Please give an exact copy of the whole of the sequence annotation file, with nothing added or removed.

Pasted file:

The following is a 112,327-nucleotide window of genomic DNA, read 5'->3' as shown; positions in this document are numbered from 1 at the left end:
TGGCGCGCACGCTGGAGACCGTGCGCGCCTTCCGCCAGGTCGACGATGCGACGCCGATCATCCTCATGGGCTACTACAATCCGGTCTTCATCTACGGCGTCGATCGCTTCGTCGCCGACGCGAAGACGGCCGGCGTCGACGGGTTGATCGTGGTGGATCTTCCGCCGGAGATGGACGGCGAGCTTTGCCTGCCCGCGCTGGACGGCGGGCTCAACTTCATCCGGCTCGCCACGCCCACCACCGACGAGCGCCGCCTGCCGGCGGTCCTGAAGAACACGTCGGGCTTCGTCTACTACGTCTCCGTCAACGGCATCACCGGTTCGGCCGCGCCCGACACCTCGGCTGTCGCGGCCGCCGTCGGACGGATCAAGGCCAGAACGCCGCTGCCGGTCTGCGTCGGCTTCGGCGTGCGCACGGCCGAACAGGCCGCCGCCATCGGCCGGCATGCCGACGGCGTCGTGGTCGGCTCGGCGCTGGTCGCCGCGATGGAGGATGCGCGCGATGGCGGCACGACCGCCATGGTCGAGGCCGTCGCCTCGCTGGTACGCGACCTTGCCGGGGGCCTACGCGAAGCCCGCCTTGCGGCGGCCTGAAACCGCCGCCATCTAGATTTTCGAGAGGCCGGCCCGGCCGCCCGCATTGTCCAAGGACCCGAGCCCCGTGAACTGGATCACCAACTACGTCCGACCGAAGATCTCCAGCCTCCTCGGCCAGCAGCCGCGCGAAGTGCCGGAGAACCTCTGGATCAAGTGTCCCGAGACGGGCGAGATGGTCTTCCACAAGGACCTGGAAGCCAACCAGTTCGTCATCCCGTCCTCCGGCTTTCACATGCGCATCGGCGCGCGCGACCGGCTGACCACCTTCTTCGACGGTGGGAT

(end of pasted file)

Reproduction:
The following is a 112,327-nucleotide window of genomic DNA, read 5'->3' as shown; positions in this document are numbered from 1 at the left end:
TGGCGCGCACGCTGGAGACCGTGCGCGCCTTCCGCCAGGTCGACGATGCGACGCCGATCATCCTCATGGGCTACTACAATCCGGTCTTCATCTACGGCGTCGATCGCTTCGTCGCCGACGCGAAGACGGCCGGCGTCGACGGGTTGATCGTGGTGGATCTTCCGCCGGAGATGGACGGCGAGCTTTGCCTGCCCGCGCTGGACGGCGGGCTCAACTTCATCCGGCTCGCCACGCCCACCACCGACGAGCGCCGCCTGCCGGCGGTCCTGAAGAACACGTCGGGCTTCGTCTACTACGTCTCCGTCAACGGCATCACCGGTTCGGCCGCGCCCGACACCTCGGCTGTCGCGGCCGCCGTCGGACGGATCAAGGCCAGAACGCCGCTGCCGGTCTGCGTCGGCTTCGGCGTGCGCACGGCCGAACAGGCCGCCGCCATCGGCCGGCATGCCGACGGCGTCGTGGTCGGCTCGGCGCTGGTCGCCGCGATGGAGGATGCGCGCGATGGCGGCACGACCGCCATGGTCGAGGCCGTCGCCTCGCTGGTACGCGACCTTGCCGGGGGCCTACGCGAAGCCCGCCTTGCGGCGGCCTGAAACCGCCGCCATCTAGATTTTCGAGAGGCCGGCCCGGCCGCCCGCATTGTCCAAGGACCCGAGCCCCGTGAACTGGATCACCAACTACGTCCGACCGAAGATCTCCAGCCTCCTCGGCCAGCAGCCGCGCGAAGTGCCGGAGAACCTCTGGATCAAGTGTCCCGAGACGGGCGAGATGGTCTTCCACAAGGACCTGGAAGCCAACCAGTTCGTCATCCCGTCCTCCGGCTTTCACATGCGCATCGGCGCGCGCGACCGGCTGACCACCTTCTTCGACGGTGGGAT